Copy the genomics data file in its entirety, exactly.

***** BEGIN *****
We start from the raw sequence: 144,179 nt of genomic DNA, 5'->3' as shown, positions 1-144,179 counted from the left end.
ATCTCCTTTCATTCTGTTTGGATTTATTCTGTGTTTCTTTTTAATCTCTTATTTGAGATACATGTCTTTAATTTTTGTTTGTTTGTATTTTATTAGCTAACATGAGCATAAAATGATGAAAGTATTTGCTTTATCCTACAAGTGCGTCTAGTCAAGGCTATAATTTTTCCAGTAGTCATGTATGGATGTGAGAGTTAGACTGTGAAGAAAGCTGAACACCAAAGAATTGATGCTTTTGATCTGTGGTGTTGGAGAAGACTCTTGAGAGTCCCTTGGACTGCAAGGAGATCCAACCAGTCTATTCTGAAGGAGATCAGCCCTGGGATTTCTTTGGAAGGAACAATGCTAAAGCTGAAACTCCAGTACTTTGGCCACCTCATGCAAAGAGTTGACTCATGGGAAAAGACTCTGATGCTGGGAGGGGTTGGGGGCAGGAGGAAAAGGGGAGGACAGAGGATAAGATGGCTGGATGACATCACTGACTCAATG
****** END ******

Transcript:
We start from the raw sequence: 144,179 nt of genomic DNA, 5'->3' as shown, positions 1-144,179 counted from the left end.
ATCTCCTTTCATTCTGTTTGGATTTATTCTGTGTTTCTTTTTAATCTCTTATTTGAGATACATGTCTTTAATTTTTGTTTGTTTGTATTTTATTAGCTAACATGAGCATAAAATGATGAAAGTATTTGCTTTATCCTACAAGTGCGTCTAGTCAAGGCTATAATTTTTCCAGTAGTCATGTATGGATGTGAGAGTTAGACTGTGAAGAAAGCTGAACACCAAAGAATTGATGCTTTTGATCTGTGGTGTTGGAGAAGACTCTTGAGAGTCCCTTGGACTGCAAGGAGATCCAACCAGTCTATTCTGAAGGAGATCAGCCCTGGGATTTCTTTGGAAGGAACAATGCTAAAGCTGAAACTCCAGTACTTTGGCCACCTCATGCAAAGAGTTGACTCATGGGAAAAGACTCTGATGCTGGGAGGGGTTGGGGGCAGGAGGAAAAGGGGAGGACAGAGGATAAGATGGCTGGATGACATCACTGACTCAATG